Trip for cheaper poultry ends in bird flu tragedy and a deep debt for medical costs

PUBLISHED : Wednesday, 07 January, 2009, 12:00am
UPDATED : Wednesday, 07 January, 2009, 12:00am
 

Nineteen-year-old Beijing-based migrant worker Huang Yanqing would not have travelled to Yanjiao, Hebei province , to buy ducks if the difference in price had not been so important to her.

And if she had not travelled, Huang would probably have avoided being infected by the deadly bird flu virus.

'For our migrant workers, every penny counts. I don't think people living well in the city understand how we struggle to make a living,' said Huang Yagou , her uncle.

On December 19, Huang Yanqing returned home with nine ducks for probably half of what they would have cost in Beijing, and three were served up to the nine family members living in the three-room home. Six others were saved for a New Year's Day feast, her uncle said.

But the young woman came down with a fever the next day and a cough four days later, and was sent to hospital on December 27.

The hospital did not explain Huang's condition, except to say that she had a lung problem.

None of Huang's eight relatives who ate the ducks the same day showed any symptoms, so when they were told that the young woman was in serious condition and had to be sent to the expensive Beijing Chest Hospital, the whole family was shocked.

The cost of medical care was another shock to the family, which borrowed 100,000 yuan (HK$113,400) from relatives back home in Putian , Fujian , to keep up the treatment.

When the family was told that the woman had died yesterday morning, they were also notified that the 100,000 yuan had been used up for her care.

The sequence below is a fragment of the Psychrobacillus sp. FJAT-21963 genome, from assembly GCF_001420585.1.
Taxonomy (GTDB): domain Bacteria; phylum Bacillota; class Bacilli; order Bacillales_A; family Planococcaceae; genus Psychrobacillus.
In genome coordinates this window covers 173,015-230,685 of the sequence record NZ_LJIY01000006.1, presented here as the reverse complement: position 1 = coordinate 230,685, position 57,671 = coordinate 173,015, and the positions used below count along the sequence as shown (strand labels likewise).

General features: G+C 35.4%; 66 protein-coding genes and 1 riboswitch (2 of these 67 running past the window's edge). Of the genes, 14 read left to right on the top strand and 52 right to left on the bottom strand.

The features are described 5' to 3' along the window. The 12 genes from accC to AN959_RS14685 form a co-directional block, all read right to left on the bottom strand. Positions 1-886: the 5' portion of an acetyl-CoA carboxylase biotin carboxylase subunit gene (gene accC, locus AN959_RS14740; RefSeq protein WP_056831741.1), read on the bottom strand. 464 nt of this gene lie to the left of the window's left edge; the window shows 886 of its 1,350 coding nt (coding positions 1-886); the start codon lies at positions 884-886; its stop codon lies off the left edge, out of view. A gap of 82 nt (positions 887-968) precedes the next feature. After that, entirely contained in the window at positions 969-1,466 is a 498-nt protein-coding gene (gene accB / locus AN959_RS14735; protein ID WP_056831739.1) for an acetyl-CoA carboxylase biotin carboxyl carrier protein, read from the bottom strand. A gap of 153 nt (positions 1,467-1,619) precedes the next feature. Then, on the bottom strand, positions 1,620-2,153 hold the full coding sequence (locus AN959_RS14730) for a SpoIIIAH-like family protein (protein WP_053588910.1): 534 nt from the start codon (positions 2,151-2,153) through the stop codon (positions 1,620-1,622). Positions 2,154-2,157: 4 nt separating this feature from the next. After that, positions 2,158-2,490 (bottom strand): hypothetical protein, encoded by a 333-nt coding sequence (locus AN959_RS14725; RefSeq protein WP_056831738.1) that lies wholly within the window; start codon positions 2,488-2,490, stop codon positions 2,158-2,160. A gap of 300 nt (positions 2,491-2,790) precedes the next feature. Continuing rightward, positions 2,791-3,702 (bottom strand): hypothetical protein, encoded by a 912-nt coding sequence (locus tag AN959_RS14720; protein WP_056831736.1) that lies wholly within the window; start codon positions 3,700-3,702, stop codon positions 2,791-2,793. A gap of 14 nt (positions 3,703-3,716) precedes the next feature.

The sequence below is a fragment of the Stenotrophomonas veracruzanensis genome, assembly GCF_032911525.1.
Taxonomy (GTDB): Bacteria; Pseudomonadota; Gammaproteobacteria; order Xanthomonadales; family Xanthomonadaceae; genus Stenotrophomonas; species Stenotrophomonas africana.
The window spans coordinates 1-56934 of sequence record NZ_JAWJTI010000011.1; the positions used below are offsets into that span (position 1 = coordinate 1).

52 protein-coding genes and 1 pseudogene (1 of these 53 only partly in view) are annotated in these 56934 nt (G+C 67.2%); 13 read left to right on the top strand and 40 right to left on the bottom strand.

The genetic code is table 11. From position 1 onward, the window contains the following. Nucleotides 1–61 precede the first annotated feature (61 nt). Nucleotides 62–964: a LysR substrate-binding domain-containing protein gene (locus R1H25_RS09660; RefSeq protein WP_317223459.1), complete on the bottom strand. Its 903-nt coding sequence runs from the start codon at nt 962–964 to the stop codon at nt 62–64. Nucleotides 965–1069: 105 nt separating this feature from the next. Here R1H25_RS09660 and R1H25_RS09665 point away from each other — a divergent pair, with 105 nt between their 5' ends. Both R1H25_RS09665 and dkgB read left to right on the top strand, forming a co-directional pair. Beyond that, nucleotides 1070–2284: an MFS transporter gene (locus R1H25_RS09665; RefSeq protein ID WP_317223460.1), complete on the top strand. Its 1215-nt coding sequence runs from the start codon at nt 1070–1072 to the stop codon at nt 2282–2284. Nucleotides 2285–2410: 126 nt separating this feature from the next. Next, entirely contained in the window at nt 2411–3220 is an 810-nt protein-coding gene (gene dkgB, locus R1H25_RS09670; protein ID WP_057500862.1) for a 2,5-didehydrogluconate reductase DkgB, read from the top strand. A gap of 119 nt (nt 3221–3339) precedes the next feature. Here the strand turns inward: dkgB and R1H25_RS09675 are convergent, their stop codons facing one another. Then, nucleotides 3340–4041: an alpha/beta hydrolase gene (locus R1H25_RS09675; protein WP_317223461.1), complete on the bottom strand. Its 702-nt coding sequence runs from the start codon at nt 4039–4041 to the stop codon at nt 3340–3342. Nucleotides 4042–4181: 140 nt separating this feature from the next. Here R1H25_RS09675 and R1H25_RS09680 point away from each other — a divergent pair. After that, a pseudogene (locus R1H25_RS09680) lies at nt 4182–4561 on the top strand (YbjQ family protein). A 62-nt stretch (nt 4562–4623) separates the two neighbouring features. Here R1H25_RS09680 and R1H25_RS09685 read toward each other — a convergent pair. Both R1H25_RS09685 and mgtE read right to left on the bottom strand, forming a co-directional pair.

Huang arrived in Beijing two years ago with her parents, who work as interior decorators in the city's real estate industry.

Another uncle, Huang Jinxian , who shares the three-room house with the family, said the woman's parents made a little more than 1,000 yuan a month and had to save money to support an extensive family back in Fujian. They paid the landlord 700 yuan a month for three rooms and had few possessions apart from their beds, some small TVs and coal-burning stoves.

With confirmation of Huang Yanqing's death and cremation of her body, the family is now confronted by the huge debt for her medical care.

'I hope the government can lend us a helping hand, because we have no way to pay back the 100,000 yuan debt on our own,' Huang Jinxian said.

Many of the relatives who lent the money for her treatment would probably be waiting for repayment to prepare for the Lunar New Year.

'This will certainly be a bad year for us, but I don't really want to ruin my relatives' year altogether,' Huang Jinxian said.

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